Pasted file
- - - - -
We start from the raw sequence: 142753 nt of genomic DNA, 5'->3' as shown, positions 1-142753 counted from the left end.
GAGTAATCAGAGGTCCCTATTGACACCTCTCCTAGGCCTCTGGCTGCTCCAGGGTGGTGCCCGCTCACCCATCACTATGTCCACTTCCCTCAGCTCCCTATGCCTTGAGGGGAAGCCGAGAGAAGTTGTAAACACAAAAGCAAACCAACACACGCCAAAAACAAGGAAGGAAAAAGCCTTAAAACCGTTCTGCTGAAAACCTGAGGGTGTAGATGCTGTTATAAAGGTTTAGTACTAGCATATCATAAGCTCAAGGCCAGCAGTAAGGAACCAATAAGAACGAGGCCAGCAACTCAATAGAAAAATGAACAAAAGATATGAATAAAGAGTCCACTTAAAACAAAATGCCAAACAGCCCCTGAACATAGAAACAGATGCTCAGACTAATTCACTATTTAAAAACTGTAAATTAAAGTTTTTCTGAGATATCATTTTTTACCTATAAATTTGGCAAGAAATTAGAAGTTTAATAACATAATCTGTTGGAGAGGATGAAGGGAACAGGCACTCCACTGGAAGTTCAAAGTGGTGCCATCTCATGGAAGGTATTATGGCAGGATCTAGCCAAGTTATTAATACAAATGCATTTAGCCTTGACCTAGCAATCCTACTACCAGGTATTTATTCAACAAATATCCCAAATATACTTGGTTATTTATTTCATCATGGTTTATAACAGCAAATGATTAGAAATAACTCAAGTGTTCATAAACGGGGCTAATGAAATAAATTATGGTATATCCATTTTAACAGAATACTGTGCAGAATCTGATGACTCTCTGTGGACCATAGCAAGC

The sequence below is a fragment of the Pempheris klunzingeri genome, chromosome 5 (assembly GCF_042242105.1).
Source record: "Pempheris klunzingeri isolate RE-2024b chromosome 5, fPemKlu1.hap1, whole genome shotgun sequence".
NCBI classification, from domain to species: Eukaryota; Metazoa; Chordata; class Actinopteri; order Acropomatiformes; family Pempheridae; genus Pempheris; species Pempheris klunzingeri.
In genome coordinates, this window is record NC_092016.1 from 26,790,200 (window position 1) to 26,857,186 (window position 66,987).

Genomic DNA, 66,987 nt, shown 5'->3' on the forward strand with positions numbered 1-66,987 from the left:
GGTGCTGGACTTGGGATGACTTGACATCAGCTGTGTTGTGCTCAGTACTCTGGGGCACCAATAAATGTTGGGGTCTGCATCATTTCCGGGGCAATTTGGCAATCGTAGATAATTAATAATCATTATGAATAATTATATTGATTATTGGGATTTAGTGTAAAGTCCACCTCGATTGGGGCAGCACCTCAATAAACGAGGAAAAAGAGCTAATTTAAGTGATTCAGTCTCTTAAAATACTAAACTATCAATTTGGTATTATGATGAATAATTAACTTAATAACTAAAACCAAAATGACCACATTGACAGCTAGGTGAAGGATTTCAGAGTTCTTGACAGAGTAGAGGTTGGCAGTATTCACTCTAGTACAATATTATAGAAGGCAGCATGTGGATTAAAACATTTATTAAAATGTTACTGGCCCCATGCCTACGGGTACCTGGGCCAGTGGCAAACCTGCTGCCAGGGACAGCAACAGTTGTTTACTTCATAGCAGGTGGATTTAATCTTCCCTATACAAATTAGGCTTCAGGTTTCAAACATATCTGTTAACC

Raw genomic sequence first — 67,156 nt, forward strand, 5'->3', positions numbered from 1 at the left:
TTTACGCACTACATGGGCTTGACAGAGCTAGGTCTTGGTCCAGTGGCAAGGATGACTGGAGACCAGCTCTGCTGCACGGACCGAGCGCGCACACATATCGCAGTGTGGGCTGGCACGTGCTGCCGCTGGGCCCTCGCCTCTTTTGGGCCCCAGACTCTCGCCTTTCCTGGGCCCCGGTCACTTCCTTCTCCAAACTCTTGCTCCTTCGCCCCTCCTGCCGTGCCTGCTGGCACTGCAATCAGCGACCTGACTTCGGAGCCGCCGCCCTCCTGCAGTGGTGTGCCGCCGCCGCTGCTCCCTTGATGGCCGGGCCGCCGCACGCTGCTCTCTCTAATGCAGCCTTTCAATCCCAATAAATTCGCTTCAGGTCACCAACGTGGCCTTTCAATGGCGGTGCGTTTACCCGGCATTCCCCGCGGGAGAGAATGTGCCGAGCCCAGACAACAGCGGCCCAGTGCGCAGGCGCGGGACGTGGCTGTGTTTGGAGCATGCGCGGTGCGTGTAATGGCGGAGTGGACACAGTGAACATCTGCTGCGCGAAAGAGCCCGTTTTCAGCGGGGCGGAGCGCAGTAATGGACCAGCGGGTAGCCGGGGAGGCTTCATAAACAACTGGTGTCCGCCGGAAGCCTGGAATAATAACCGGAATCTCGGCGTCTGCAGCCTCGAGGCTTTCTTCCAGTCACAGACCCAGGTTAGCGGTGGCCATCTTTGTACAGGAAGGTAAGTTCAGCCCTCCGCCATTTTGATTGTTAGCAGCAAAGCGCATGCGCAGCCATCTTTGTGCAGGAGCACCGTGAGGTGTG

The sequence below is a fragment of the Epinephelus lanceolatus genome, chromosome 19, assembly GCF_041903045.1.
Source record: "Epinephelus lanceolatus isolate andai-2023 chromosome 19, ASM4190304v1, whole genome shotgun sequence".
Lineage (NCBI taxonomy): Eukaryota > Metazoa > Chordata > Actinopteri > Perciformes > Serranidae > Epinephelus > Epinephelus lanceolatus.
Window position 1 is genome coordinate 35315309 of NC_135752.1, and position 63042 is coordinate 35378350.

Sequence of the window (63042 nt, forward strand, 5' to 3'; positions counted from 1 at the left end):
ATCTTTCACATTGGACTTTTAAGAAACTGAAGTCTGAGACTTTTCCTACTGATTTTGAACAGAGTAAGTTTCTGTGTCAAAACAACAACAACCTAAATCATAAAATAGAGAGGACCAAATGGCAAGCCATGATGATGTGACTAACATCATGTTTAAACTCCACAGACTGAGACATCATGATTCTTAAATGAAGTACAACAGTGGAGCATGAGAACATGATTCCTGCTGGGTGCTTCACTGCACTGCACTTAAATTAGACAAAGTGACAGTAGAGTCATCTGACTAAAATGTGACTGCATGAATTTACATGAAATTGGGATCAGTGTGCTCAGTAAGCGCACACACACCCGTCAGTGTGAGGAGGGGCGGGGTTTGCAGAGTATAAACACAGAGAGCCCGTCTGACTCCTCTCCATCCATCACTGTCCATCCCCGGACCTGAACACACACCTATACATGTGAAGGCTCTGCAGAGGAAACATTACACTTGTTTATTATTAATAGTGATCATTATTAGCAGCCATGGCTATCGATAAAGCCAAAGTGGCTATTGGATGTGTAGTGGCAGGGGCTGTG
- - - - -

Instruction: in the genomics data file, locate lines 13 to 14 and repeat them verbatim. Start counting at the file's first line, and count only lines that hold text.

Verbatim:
Lineage (NCBI taxonomy): Eukaryota > Metazoa > Chordata > Actinopteri > Perciformes > Serranidae > Epinephelus > Epinephelus lanceolatus.
Window position 1 is genome coordinate 35315309 of NC_135752.1, and position 63042 is coordinate 35378350.